Looking for something else?

Not the answer you are looking for? Search for more explanations.

## More answers

Looking for something else?

Not the answer you are looking for? Search for more explanations.

- anonymous

Let V be the set of 2x2 matrices with standard definitions for vector addition and scalar multiplication. Determine whether V is a vector space. If V is not a vector space, show that at least one of the 10 axioms does not hold.
Have to show that the set of all real symmetric matrices, that is, the set of all matrices such that A^t=A is a vector space.

Get our expert's

answer on brainly

SEE EXPERT ANSWER

Get your **free** account and access **expert** answers to this

and **thousands** of other questions.

Get your **free** account and access **expert** answers to this and **thousands** of other questions

- anonymous

- schrodinger

See more answers at brainly.com

Get this expert

answer on brainly

SEE EXPERT ANSWER

Get your **free** account and access **expert** answers to this

and **thousands** of other questions

- KingGeorge

So which axioms are you having trouble showing?

- anonymous

All of them. I just do not understand for some reason.

- KingGeorge

I can walk you through some of them, and hopefully you'll be able to finish the rest.

Looking for something else?

Not the answer you are looking for? Search for more explanations.

- anonymous

ok

- KingGeorge

Oh, before I start, we're assuming this space of symmetric matrices has real valued entries, and has 2x2 matrices. Correct?

- anonymous

yes

- KingGeorge

So if \(v\in V\), \(v\) looks like \[\begin{bmatrix}a&b\\b&a\end{bmatrix}\]for \(a,b\in\mathbb{R}\).
Axiom 1: If \(u,v\in V\), then \(u+v\in V\).
Pf: Let \[u=\begin{bmatrix}a&b\\b&a\end{bmatrix},\quad v=\begin{bmatrix}c&d\\d&c\end{bmatrix}.\]Then \[u+v=\begin{bmatrix}a+c&b+d\\b+d&a+c\end{bmatrix}.\]This is still a symmetric matrix, so axiom 1 is satisfied.
Make sense?

- anonymous

yes.

- anonymous

So then Axiom 2 would be satisfied right?

- KingGeorge

Almost. There's one more small thing we have to show.
Axiom 2: If \(u,v\in V\), then \(u+v=v+u\).
Pf: We know\[u+v=\begin{bmatrix}a+c&b+d\\b+d&a+c\end{bmatrix}=\begin{bmatrix}c+a&d+b\\d+b&c+a\end{bmatrix}=v+u.\]So axiom 2 is satisfied because addition of real numbers is commutative.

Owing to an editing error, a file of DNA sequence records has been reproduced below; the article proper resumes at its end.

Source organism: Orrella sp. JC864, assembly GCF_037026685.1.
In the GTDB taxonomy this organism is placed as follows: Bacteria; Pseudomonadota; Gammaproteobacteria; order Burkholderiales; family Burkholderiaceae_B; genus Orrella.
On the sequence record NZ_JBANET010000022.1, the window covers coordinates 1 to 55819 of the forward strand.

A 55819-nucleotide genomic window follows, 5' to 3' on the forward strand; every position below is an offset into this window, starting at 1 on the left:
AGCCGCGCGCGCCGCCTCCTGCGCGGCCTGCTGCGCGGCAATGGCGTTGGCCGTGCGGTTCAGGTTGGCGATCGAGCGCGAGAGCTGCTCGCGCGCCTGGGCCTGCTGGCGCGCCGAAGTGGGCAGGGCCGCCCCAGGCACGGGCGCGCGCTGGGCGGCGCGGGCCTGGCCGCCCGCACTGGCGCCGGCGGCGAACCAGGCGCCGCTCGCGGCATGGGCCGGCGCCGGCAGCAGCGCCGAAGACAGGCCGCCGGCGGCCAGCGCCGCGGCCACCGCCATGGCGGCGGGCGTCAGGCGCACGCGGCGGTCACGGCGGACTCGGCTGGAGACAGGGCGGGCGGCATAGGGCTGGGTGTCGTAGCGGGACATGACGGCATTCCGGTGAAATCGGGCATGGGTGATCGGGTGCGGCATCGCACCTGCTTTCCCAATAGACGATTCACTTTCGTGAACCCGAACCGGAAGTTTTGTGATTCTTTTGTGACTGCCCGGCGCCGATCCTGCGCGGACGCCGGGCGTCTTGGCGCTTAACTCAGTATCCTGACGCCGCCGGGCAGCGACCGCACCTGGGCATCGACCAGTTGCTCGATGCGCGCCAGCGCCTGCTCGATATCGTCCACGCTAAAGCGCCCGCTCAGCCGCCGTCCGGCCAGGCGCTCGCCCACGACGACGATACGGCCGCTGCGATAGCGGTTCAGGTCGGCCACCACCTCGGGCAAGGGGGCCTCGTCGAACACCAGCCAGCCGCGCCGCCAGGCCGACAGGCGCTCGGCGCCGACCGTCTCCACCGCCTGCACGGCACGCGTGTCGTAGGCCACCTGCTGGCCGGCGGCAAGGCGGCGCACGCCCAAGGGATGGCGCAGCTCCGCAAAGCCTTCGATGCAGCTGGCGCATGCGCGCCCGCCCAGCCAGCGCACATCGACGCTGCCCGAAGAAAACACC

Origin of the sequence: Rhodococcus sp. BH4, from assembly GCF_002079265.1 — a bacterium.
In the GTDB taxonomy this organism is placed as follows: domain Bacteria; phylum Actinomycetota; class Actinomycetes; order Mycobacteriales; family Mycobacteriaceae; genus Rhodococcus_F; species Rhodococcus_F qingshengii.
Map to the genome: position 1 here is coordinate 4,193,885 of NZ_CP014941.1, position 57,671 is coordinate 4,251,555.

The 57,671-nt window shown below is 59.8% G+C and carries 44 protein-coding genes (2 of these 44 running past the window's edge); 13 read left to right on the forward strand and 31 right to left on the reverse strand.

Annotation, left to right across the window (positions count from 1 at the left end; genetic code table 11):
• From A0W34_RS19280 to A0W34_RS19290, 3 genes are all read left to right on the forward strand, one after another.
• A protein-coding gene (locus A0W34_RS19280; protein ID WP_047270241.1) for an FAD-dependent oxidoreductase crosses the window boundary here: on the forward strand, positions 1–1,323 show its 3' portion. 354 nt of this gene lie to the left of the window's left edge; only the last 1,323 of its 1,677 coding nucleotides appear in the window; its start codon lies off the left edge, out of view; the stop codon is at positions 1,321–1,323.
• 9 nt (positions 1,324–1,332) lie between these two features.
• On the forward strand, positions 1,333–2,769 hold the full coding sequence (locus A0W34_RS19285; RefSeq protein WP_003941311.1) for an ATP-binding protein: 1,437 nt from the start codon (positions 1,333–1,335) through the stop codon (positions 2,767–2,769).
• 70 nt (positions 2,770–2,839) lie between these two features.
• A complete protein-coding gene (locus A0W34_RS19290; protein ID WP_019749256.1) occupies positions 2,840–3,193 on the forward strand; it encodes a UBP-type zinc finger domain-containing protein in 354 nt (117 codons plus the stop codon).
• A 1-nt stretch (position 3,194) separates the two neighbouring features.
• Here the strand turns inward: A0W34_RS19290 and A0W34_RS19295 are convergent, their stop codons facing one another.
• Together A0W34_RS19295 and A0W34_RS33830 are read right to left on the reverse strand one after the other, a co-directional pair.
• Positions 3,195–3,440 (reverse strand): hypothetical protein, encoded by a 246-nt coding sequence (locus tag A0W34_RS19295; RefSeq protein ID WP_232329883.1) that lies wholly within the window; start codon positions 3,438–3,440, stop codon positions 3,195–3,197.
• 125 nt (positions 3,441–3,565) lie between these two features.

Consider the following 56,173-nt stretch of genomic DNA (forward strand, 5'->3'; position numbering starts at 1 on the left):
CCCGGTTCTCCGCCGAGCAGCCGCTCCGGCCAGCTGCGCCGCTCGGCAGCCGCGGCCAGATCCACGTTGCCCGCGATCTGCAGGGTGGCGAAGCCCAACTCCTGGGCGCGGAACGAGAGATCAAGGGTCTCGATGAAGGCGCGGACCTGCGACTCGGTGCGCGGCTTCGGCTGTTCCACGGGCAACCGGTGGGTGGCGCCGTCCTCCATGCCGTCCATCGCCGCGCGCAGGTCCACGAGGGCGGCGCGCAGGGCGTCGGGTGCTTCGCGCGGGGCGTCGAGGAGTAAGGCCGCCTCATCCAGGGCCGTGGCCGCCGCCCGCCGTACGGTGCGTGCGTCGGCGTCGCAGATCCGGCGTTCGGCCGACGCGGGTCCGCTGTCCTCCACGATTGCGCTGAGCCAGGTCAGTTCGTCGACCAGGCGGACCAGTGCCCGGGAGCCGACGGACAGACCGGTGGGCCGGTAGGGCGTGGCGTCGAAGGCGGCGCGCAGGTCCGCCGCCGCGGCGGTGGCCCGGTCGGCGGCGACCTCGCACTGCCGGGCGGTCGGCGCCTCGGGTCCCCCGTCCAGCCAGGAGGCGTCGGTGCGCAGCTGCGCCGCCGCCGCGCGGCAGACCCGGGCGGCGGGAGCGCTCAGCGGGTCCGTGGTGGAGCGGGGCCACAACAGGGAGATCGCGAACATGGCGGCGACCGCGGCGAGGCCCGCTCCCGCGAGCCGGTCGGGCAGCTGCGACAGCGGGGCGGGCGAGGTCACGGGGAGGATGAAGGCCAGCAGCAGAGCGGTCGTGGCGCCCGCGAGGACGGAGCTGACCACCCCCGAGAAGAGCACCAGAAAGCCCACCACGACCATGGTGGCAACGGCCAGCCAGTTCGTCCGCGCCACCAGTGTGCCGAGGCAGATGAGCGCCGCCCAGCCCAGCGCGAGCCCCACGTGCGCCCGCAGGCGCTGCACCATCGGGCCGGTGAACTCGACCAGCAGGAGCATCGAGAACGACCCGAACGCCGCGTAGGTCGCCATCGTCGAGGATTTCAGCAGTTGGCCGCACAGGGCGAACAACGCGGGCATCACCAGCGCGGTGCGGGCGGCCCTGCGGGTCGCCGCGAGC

- KingGeorge

Axiom 3: If \(u,v,w\in V\), then \((u+v)+w=u+(v+w)\).
Pf: I think you can do this yourself. Just let \(u,v\) be the same matrices as above, and let \[w=\begin{bmatrix}e&f\\f&e\end{bmatrix}\]Then add the matrices together, and use the fact that addition of real numbers is commutative.

- KingGeorge

Axiom 4: There exists \(\vec{0}\in V\) such that \(\vec{0}+v=v+\vec{0}=v\) for all \(v\in V\).
Pf: Again, I think you can do this. Let \[\vec{0}=\begin{bmatrix}0&0\\0&0\end{bmatrix}\]and do the necessary operations.

- anonymous

yes those last two are starting to make sense now.

- KingGeorge

Sorry, for Axiom 3, I should have said "use the fact that addition of real numbers is associative."

- anonymous

I knew what you meant.

- KingGeorge

Axiom 5: For all \(v\in V\) there exists some \(-v\in V\) such that \(v+(-v)=-v+v=\vec{0}\).
Pf: Another very straightforward one. \[v=\begin{bmatrix}a&b\\b&a\end{bmatrix},\quad -v=\begin{bmatrix}-a&-b\\-b&-a\end{bmatrix}.\]Add them together.

- KingGeorge

Axiom 6: For all \(c\in\mathbb{R}\) and \(v\in V\), \(cv\in V\).
Pf: Let\[v=\begin{bmatrix}a&b\\b&a\end{bmatrix}.\]Then\[cv=c\begin{bmatrix}a&b\\b&a\end{bmatrix}=\begin{bmatrix}ca&cb\\cb&ca\end{bmatrix}.\]This is still in the form we want, so this axiom is satisfied.

- anonymous

ok starting to make sense now thanks.

- KingGeorge

I think you'll be able to handle the rest. Just make sure to take things one step at a time. Also, for the last axiom, use \[\vec{1}=\text{Id}_2=\begin{bmatrix}1&0\\0&1\end{bmatrix}\]

- KingGeorge

Call me back if you need help with any more of the axioms.

- anonymous

I have another question for you.
Let
V=\[\left\{ \left(\begin{matrix}\cos t \\ \sin t\end{matrix}\right) \right\}\]
and define
\[\left(\begin{matrix}\cos t_1 \\ \sin t_1\end{matrix}\right)⊕ \left(\begin{matrix}\cos t_2 \\ \sin t_2\end{matrix}\right)=\left(\begin{matrix}\cos (t_1+t_2) \\ \sin (t_1+t_2)\end{matrix}\right)\]
c ⨀\[\left(\begin{matrix}\cos t \\ \sin t\end{matrix}\right)=\left(\begin{matrix}\cos ct \\ \sin ct\end{matrix}\right)\]
Show that if ⊕ and ⨀ are the standard componentwise operations, then V is not a vector space.
I'm not quite sure it is not a vector space.

- KingGeorge

I think your problem will be with axiom 5: For all \(v\in V\), there exists a \(-v\) such that \(-v+v=v+(-v)=\vec{0}\).
There is a \(\vec0\) in this space (try to find this), but you may not have the inverses.

Looking for something else?

Not the answer you are looking for? Search for more explanations.